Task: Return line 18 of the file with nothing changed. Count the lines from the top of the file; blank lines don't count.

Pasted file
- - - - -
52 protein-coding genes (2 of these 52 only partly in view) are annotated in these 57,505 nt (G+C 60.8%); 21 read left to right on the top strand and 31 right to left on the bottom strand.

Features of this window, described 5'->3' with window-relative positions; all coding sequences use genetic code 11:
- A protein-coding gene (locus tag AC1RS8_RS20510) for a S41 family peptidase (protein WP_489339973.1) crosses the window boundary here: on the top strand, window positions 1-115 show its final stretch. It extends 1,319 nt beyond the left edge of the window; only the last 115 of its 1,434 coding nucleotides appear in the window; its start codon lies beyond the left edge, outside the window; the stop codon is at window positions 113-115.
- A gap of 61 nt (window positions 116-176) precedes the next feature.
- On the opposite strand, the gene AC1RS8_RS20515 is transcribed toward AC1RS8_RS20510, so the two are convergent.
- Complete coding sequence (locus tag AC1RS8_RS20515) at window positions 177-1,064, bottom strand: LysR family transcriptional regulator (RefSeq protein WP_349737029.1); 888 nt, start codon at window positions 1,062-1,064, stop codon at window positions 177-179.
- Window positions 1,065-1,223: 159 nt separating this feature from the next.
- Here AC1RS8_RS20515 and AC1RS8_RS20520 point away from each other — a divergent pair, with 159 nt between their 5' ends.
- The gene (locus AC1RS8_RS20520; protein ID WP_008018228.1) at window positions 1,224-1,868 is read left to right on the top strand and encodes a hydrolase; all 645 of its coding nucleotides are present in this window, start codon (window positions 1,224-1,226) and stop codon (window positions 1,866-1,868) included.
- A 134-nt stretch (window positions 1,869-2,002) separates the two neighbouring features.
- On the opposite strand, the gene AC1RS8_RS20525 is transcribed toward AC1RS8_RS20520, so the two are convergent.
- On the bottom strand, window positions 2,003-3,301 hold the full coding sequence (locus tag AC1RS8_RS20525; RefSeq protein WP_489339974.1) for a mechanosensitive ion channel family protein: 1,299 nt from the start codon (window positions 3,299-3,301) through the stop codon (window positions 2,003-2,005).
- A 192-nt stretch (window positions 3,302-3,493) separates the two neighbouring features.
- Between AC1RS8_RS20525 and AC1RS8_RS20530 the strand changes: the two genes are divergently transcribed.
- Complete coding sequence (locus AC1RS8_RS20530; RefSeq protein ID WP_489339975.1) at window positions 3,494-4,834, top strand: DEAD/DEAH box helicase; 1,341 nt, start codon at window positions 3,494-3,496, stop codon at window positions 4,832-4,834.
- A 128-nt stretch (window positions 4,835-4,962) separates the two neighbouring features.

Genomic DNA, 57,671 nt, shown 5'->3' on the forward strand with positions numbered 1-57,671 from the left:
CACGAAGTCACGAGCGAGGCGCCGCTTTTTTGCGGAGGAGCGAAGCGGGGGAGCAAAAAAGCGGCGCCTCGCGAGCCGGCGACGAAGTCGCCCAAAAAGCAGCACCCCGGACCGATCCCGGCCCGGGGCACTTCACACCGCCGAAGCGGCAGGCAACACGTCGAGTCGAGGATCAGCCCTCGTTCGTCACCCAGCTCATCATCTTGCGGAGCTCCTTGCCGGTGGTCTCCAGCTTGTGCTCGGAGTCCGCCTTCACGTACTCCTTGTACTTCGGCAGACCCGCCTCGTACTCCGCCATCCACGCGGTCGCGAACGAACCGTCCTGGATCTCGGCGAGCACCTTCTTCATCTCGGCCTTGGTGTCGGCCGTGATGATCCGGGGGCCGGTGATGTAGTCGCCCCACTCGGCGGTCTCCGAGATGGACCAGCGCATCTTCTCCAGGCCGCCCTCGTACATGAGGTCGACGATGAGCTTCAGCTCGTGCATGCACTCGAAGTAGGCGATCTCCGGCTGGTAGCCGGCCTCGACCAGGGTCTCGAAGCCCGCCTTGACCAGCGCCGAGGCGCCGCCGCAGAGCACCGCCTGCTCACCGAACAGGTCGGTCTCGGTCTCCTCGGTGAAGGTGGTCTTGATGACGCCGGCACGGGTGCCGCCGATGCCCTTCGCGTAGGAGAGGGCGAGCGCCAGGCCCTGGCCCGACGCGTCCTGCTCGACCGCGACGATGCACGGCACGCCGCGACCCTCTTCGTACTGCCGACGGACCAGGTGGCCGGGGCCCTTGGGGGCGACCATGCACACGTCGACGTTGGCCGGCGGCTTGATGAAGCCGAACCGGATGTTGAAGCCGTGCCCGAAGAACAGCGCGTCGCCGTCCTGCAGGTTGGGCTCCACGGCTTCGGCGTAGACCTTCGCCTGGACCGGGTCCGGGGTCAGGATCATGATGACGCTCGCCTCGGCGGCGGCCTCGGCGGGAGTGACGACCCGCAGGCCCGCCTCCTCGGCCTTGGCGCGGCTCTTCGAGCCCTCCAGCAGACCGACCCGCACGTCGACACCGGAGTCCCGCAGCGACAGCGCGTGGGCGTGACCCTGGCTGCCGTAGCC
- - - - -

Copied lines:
CACGAAGTCACGAGCGAGGCGCCGCTTTTTTGCGGAGGAGCGAAGCGGGGGAGCAAAAAAGCGGCGCCTCGCGAGCCGGCGACGAAGTCGCCCAAAAAGCAGCACCCCGGACCGATCCCGGCCCGGGGCACTTCACACCGCCGAAGCGGCAGGCAACACGTCGAGTCGAGGATCAGCCCTCGTTCGTCACCCAGCTCATCATCTTGCGGAGCTCCTTGCCGGTGGTCTCCAGCTTGTGCTCGGAGTCCGCCTTCACGTACTCCTTGTACTTCGGCAGACCCGCCTCGTACTCCGCCATCCACGCGGTCGCGAACGAACCGTCCTGGATCTCGGCGAGCACCTTCTTCATCTCGGCCTTGGTGTCGGCCGTGATGATCCGGGGGCCGGTGATGTAGTCGCCCCACTCGGCGGTCTCCGAGATGGACCAGCGCATCTTCTCCAGGCCGCCCTCGTACATGAGGTCGACGATGAGCTTCAGCTCGTGCATGCACTCGAAGTAGGCGATCTCCGGCTGGTAGCCGGCCTCGACCAGGGTCTCGAAGCCCGCCTTGACCAGCGCCGAGGCGCCGCCGCAGAGCACCGCCTGCTCACCGAACAGGTCGGTCTCGGTCTCCTCGGTGAAGGTGGTCTTGATGACGCCGGCACGGGTGCCGCCGATGCCCTTCGCGTAGGAGAGGGCGAGCGCCAGGCCCTGGCCCGACGCGTCCTGCTCGACCGCGACGATGCACGGCACGCCGCGACCCTCTTCGTACTGCCGACGGACCAGGTGGCCGGGGCCCTTGGGGGCGACCATGCACACGTCGACGTTGGCCGGCGGCTTGATGAAGCCGAACCGGATGTTGAAGCCGTGCCCGAAGAACAGCGCGTCGCCGTCCTGCAGGTTGGGCTCCACGGCTTCGGCGTAGACCTTCGCCTGGACCGGGTCCGGGGTCAGGATCATGATGACGCTCGCCTCGGCGGCGGCCTCGGCGGGAGTGACGACCCGCAGGCCCGCCTCCTCGGCCTTGGCGCGGCTCTTCGAGCCCTCCAGCAGACCGACCCGCACGTCGACACCGGAGTCCCGCAGCGACAGCGCGTGGGCGTGACCCTGGCTGCCGTAGCC